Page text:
Saturday, February 28, 2009
Kuruva islands was separated from the mainland by a small stretch of water and there were two 10-seater boats to take us across. The oarsman were forest staff. On the other side we had a path leading us to the entrance of Kuruva islands. We took a few snaps on the way to the entrance; there were many tall trees on the way and I was misled by a few dried leaves into believing that there was a bird amongst the branches! The strange part was that there wasn’t much movement to be seen – no birds and no small animals around in an area that was like a forest; very odd.
We bought the tickets for entry; you could pay an extra Rs. 100 to get a forest ranger to guide you through the islands but we felt we could manage on our own. As we walked along we took numerous snaps – on bamboo chairs, on tree trunks that were tilted, on tree stumps, on branches and what not.
“Karthik; too much”
“Every time after taking a snap he will check the preview to see how he looks”
“Not just that; he will zoom in to see if he looks perfect!”
We took turns in photography. But the more we walked the more surprised I was that there were no animals around.
“So where are the little islands?”
“There they are”
“Those are just some large rocks in the water”
“They also constitute an island!”
Suddenly there was a forest ranger pointing towards the water; a few people and all of us rushed to see what it was. Viswa who was having my camera exclaimed, “See this”. He had captured a snap of an alligator coming out of the water – it returned back to the water immediately.
“They say that crocodiles and alligators are attracted even by a drop of blood in the vicinity”
“We have Kumar here – he has plenty of extra blood; one drop is not an issue”
We ambled along and came to a pit which had a tree trunk lying across it – you could either step down the pit and climb up the other side or walk on the tree trunk to get to the other side. The pit wasn’t very deep but standing on the trunk did feel uneasy. The guys below were doing photography and asked us to position ourselves better on the trunk. I walked midway on the trunk and then stopped; even if I lost balance I could jump safely into the pit but my legs quivered. At this point the guys below asked me to move a little in front so that they could get a better snap! I had balance but there was a very visible trembling below my knees.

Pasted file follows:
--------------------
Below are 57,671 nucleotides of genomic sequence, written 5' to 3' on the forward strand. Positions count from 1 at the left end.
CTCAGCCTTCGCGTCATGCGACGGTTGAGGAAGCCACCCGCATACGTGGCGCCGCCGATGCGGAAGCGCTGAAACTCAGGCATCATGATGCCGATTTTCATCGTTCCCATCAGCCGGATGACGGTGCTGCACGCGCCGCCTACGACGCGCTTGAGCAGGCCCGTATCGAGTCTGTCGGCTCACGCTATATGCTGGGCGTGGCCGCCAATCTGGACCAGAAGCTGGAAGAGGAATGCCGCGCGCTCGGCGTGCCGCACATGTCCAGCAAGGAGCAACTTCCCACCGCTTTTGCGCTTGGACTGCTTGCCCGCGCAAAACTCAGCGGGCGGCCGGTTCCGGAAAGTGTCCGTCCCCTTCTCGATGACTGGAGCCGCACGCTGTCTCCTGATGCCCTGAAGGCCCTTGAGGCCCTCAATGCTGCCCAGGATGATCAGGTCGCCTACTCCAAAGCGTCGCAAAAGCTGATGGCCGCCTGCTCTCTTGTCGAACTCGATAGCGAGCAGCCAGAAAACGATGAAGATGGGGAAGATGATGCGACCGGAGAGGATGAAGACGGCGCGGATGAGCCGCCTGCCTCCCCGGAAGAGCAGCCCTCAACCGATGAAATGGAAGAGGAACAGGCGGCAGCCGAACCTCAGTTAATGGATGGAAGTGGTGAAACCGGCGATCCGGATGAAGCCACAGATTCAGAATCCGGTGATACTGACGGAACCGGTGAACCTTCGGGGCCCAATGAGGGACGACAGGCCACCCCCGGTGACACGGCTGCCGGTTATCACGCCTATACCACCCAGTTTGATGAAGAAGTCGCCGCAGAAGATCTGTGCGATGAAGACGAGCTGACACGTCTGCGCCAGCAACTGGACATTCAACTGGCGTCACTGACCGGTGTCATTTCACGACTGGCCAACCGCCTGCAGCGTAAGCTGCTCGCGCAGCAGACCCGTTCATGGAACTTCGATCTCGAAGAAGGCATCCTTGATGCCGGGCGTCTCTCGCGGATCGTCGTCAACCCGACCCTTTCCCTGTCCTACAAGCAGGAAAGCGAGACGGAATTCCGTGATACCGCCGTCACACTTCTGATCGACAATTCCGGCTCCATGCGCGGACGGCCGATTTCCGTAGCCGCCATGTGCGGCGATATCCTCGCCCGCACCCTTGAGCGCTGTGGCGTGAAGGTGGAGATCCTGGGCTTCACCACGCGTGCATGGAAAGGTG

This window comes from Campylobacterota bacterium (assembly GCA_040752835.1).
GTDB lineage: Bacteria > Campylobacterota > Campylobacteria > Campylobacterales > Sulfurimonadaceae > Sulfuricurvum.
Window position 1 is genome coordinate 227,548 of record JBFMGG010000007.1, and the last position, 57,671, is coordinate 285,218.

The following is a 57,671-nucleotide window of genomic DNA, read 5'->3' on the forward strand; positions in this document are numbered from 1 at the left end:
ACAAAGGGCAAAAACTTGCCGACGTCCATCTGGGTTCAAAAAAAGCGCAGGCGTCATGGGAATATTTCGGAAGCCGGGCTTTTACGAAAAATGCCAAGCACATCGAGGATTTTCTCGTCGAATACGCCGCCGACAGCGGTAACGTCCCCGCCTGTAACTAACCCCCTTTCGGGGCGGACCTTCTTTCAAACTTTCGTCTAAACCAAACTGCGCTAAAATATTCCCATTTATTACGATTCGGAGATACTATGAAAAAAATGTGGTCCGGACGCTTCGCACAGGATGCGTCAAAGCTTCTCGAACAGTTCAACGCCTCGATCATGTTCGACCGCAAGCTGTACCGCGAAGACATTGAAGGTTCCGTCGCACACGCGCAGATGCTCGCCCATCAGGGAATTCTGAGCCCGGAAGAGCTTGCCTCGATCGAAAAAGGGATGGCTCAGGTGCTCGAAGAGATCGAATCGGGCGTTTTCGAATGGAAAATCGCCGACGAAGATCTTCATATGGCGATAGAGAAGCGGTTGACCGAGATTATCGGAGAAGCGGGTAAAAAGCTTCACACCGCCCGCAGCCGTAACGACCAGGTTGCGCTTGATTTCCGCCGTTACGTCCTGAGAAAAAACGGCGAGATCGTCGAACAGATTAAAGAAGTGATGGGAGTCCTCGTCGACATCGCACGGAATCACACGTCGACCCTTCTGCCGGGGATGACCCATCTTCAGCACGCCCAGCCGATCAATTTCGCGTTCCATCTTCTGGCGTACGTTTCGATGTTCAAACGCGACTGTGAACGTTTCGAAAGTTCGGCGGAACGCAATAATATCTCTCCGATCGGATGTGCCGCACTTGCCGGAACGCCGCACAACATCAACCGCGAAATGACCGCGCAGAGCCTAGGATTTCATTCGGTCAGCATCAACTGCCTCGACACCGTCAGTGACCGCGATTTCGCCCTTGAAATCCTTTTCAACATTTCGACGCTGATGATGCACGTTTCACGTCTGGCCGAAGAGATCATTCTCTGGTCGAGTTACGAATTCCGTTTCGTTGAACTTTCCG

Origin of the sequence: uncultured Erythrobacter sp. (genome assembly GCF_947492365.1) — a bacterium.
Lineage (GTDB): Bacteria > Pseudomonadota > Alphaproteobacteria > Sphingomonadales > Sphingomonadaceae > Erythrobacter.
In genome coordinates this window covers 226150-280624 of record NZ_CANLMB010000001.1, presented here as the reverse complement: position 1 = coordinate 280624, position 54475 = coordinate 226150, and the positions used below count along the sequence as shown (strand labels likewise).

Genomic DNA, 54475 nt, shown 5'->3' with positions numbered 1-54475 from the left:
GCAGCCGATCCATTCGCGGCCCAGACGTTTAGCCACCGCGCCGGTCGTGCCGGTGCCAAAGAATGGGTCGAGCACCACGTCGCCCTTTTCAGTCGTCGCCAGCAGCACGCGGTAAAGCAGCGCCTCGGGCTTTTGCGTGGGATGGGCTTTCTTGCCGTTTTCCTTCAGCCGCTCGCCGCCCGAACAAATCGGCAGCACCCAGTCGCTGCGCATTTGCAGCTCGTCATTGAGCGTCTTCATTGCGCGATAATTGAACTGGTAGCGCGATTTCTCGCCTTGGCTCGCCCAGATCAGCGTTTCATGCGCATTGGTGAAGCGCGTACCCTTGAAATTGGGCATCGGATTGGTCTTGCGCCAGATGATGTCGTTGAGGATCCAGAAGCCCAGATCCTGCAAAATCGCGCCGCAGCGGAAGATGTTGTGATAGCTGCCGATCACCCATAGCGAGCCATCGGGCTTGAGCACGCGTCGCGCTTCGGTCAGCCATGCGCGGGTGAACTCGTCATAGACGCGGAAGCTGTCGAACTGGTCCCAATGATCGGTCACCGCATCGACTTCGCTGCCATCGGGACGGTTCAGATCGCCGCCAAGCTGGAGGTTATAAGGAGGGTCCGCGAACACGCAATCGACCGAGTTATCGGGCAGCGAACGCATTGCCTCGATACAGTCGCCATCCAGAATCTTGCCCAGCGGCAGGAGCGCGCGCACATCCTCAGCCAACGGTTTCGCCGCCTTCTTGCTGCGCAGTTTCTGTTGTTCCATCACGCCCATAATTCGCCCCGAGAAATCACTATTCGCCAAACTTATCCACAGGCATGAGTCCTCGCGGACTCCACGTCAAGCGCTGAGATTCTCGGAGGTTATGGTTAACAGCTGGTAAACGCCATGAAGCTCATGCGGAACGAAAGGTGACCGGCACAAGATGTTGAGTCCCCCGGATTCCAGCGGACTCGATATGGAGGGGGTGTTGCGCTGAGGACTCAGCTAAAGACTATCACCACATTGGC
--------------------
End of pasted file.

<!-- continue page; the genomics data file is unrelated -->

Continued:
“Hey, you legs are really jittery” Jabradamus shouted from below.
As soon as the photo session was over I darted across back to safe turf. There wasn’t much out here; the area was perhaps good for a picnic spot but there didn’t seem to be anything else of interest. I still didn’t find any bird in the area!
We soon came across a stream and only now did I understand what they meant by small islands. There was a main water body that was separated in many areas by pieces of land leading to the formation of many small islands. The guys decided to cross the stream while Vasanth argued, “What is the point? We will have to come back this side again to exit”.
Sunday, February 22, 2009
“Should do something different” he said.
“Something other than just visiting normal tourist spots”
“Yesterday’s trekking was quite different from a typical sightseeing”
“Yes, I should have come for that – missed it”
After a little thought he continued, “We should just mix with the local people and experience their lives”
“It will be fun especially here where language is also a barrier. Just be left alone”
“Right, and it should be alone; not in a group”
“I’ve generally seen that when we are in a group we don’t do certain things; we tend to be more shy and conscious when in a group. But when alone we are more bold”
“Fear of those who know us! And we shouldn’t go through all these travel tours”
“Ya, they will take us where they want to go and hurry through the whole thing. It is good to plan the entire trip on our own”
“Stay at cheap places and mingle with the local people”
“Like farm side houses and lodges”
“The people might not talk with us but still it will be a good feel. Should also have one local contact in the country in case of any emergency”
“It will be awesome, all alone in a foreign country”
“Should not be one or two weeks also. Should be for at least one or two months in which we can travel at our own leisure; see what we want to and maybe even without planning. Just wander around from one place to the next”
I was dreaming about it; it would be great to travel like that, loitering in a foreign land with no worries or cares.
We were travelling for 20 minutes and by now a few of the guys had dozed away while some were just gazing idly outside. Only KY and me were in non stop discussion.
“I wonder how much it will cost” I mused.
“You mean a trip abroad?”
“Hmm – going to a foreign country and staying there for a month. Should work out the cost and see”
“These famous writers can enjoy in the name of researching for their book!”